Advancing Partners & Communities is providing assistance to implement the Government of Sierra Leone post-Ebola recovery priorities in the health sector, with focus on rebuilding primary health care services and community outreach, thus contributing to the Ministry of Health and Sanitation (MOHS) key objectives to reduce maternal mortality and maintaining a resilient zero. The work in Sierra Leone is achieved through a couple of components.
Post-Ebola Recovery: Strengthening Primary and Community Health Services in Sierra Leone
In June 2017, Advancing Partners & Communities, in collaboration with Sierra Leone’s MOHS, completed a two-year project aimed at improving access to, and availability of, quality basic health services, with focus on maternal and child health. The project worked in five of the country’s districts most affected by Ebola, improving access to water, sanitation, waste management, and health services within primary health care facilities and at the community level.
During the two-year period, the project revitalized 305 health facilities providing various levels of support:
- Improved water and sanitation
- Installed solar power systems for lighting
- Provided basic medical equipment
- Trained over 900 health professionals
- Trained 1,500 community health workers and peer supervisors
- Strengthened 214 Facility Management Committees.
These initiatives have improved health services for 2 million Sierra Leoneans and strengthened health facilities, making them more resilient in the face of potential future outbreaks.
Learn about the recent project celebration event »
Watch New Videos - June 2017
APC recently made two new videos from Sierra Leone, including part two of a series showing the work done to improve primary health care services at health posts and community levels. This short film focuses on the efforts made to rebuild these services as part of the post-Ebola transition in the country.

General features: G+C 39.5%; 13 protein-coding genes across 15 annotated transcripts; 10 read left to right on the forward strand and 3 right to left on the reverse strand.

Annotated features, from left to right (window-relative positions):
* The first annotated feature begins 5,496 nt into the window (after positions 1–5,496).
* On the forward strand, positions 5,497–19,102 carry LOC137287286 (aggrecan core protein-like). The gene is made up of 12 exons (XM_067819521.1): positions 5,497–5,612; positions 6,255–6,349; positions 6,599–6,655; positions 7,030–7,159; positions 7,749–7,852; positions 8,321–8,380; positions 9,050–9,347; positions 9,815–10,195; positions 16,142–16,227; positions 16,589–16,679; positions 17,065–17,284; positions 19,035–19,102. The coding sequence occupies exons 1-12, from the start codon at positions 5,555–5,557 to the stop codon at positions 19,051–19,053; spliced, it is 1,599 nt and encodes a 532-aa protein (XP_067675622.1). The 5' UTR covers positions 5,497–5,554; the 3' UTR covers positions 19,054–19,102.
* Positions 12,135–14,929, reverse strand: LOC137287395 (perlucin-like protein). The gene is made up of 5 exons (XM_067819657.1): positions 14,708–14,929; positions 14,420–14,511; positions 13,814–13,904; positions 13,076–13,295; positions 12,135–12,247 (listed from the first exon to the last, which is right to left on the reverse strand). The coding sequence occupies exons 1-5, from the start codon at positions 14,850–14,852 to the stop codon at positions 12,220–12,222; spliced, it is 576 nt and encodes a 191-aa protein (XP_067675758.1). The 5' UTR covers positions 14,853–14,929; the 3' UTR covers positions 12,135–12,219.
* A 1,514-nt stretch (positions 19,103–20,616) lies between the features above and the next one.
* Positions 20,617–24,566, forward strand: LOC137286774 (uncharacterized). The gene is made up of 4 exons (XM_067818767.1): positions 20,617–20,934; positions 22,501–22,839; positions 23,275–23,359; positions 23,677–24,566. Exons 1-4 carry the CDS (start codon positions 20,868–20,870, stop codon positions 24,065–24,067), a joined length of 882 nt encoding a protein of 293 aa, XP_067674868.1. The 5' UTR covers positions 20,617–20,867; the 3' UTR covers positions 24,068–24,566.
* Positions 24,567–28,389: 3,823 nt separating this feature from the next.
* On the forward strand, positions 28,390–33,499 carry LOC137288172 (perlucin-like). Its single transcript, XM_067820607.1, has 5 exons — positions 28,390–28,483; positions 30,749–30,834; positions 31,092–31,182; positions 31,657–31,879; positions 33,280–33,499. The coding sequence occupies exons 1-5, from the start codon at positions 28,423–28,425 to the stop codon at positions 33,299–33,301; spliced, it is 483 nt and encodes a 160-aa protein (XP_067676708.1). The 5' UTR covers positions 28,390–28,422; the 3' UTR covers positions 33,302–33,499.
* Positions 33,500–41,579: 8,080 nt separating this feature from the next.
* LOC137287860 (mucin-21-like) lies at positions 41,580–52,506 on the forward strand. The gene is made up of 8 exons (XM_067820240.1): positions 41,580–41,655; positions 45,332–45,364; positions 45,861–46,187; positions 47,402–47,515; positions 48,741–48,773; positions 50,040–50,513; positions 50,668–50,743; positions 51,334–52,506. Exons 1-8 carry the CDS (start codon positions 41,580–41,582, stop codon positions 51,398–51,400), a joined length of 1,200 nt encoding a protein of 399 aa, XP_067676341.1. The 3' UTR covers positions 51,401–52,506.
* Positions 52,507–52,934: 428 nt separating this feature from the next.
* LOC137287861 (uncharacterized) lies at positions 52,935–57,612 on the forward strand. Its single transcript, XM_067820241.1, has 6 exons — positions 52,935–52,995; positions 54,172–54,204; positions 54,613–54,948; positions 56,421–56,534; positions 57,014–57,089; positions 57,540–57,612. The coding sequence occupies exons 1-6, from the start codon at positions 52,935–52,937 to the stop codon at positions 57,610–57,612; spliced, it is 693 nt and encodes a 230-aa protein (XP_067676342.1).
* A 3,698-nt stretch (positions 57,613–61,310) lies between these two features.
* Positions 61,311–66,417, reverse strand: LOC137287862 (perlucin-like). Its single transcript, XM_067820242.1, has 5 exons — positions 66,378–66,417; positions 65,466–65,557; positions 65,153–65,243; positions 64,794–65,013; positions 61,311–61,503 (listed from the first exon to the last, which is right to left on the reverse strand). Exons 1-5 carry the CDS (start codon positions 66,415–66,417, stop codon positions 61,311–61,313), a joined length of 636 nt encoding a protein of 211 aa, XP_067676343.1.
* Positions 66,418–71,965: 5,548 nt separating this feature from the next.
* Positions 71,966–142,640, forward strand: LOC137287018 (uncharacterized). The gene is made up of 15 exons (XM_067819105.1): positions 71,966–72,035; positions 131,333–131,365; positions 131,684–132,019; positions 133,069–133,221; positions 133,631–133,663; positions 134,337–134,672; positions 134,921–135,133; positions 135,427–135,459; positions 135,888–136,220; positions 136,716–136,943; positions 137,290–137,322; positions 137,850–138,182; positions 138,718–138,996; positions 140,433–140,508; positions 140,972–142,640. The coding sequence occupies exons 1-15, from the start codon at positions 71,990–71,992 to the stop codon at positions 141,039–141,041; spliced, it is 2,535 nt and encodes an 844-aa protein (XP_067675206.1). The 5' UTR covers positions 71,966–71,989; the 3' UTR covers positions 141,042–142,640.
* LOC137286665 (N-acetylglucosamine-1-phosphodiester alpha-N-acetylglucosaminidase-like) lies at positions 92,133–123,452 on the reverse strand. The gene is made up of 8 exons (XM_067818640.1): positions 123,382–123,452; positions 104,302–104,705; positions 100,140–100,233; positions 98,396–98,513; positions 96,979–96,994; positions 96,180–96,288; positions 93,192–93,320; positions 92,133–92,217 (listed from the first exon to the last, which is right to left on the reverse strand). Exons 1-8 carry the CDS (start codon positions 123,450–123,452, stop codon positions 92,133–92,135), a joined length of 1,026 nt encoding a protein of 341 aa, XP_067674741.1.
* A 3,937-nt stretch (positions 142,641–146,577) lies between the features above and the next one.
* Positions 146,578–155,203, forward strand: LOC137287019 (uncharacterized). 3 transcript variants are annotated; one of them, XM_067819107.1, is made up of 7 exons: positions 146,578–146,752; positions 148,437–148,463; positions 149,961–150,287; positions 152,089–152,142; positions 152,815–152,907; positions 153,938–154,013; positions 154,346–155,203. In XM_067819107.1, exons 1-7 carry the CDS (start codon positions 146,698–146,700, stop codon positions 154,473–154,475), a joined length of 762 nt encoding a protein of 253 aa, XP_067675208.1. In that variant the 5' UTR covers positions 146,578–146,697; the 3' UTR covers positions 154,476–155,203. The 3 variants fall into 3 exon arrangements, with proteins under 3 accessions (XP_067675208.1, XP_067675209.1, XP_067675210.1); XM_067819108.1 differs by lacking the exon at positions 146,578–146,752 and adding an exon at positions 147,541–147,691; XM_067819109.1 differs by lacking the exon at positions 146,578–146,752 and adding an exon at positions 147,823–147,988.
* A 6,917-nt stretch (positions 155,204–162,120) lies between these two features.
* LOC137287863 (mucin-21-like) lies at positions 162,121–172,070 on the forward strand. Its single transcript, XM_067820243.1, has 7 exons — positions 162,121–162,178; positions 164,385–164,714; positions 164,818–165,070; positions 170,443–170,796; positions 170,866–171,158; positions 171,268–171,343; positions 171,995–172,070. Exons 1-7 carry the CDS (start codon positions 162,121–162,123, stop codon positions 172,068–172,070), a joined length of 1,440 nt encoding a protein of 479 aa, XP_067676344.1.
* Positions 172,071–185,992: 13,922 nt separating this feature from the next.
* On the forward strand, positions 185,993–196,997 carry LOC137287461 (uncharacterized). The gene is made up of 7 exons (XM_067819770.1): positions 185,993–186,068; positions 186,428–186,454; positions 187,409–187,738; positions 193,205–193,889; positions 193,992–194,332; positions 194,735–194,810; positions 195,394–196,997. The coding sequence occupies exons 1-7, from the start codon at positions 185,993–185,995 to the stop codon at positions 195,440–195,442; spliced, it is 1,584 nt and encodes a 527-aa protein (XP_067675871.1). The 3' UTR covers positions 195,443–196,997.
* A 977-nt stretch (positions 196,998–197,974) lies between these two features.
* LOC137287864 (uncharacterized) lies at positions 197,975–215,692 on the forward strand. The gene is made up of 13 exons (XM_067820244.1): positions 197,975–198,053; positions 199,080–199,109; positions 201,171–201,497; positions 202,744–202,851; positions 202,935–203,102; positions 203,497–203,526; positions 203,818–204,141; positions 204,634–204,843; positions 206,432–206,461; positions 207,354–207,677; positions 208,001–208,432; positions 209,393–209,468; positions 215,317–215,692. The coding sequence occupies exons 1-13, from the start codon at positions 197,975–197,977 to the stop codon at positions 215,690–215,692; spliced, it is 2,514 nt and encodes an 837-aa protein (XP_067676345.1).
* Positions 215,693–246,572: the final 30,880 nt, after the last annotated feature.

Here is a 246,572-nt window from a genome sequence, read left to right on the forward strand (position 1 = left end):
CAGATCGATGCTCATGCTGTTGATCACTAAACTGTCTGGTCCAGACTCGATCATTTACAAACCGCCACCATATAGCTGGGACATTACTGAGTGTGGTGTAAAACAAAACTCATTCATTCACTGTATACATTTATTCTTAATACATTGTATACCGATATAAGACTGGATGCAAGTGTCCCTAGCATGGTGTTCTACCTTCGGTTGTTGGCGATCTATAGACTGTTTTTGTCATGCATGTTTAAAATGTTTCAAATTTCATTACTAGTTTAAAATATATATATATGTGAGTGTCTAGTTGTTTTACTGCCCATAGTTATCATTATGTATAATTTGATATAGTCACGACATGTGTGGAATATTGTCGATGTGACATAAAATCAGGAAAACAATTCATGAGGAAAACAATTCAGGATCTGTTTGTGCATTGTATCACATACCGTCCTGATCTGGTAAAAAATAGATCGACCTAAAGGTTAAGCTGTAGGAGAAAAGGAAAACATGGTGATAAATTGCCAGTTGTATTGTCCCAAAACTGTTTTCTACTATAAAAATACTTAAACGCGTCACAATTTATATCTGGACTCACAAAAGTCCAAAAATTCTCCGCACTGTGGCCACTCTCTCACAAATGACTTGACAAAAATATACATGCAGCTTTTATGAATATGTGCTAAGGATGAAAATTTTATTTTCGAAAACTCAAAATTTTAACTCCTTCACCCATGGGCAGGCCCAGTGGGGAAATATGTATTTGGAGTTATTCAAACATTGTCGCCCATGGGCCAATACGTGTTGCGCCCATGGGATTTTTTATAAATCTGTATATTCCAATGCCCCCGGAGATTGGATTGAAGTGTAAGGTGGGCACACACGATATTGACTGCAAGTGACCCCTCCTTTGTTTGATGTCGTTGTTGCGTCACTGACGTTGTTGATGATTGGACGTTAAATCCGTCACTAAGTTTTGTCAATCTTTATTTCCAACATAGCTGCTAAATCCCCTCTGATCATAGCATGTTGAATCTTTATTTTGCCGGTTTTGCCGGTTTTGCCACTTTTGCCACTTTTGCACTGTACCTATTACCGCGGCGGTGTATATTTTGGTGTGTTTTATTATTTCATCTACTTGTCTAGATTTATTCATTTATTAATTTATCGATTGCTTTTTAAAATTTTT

The second video documents the water, sanitation and hygiene (WASH) and infection prevention and control (IPC) measures implemented in Sierra Leone to improve primary health care services at health posts and community levels.
Learn more about this project:
Ebola Transmission Prevention and Survivor Services Program
Launched in July 2016, the Ebola Transmission Prevention and Survivor Services Program (ETP&SS) works with governments of Sierra Leone, Liberia, and Guinea and other stakeholders to prevent further Ebola virus disease (EVD) transmission and to reduce the risk of resurgence from Ebola viral persistence in survivors; and to reduce stigma and other barriers that keep survivors from accessing health care services.
ETP&SS also develops and implements guidelines and tools for Ebola transmission prevention and provision of critical survivor services; trains health care providers, traditional and local government leaders, survivor associations and networks, survivor advocates, and survivors themselves; renovates health facilities in high-volume districts, including provision of specialty care equipment; conducts supportive supervision and mentoring for health care workers in high-volume districts; and collects and transports semen samples for testing.
Learn more about the program »
Interviews with a Delegation of Ebola Survivors
Candid interviews tell the stories of three Sierra Leoneans who were affected by the Ebola virus. In their own words, two survivors and a ministry official share their experiences, pain, and hope for the future. Watch the interviews »
Building Resilient Health Systems
Focus on Stronger Health Systems Improves Services for the Most Vulnerable: Pregnant Women, Children Under-5, Lactating Mothers, and Ebola Survivors in Sierra Leone
Ebola survivors are often in need of specialty health services that cannot be provided at the local level. Read more »
Voices of Resilience and Recovery
Stories of Survival from Sierra Leone
This booklet (PDF, 8.4 MB) showcases personal stories of change and growth that demonstrate how USAID’s Advancing Partners & Communities project support benefited the people and health system in Sierra Leone.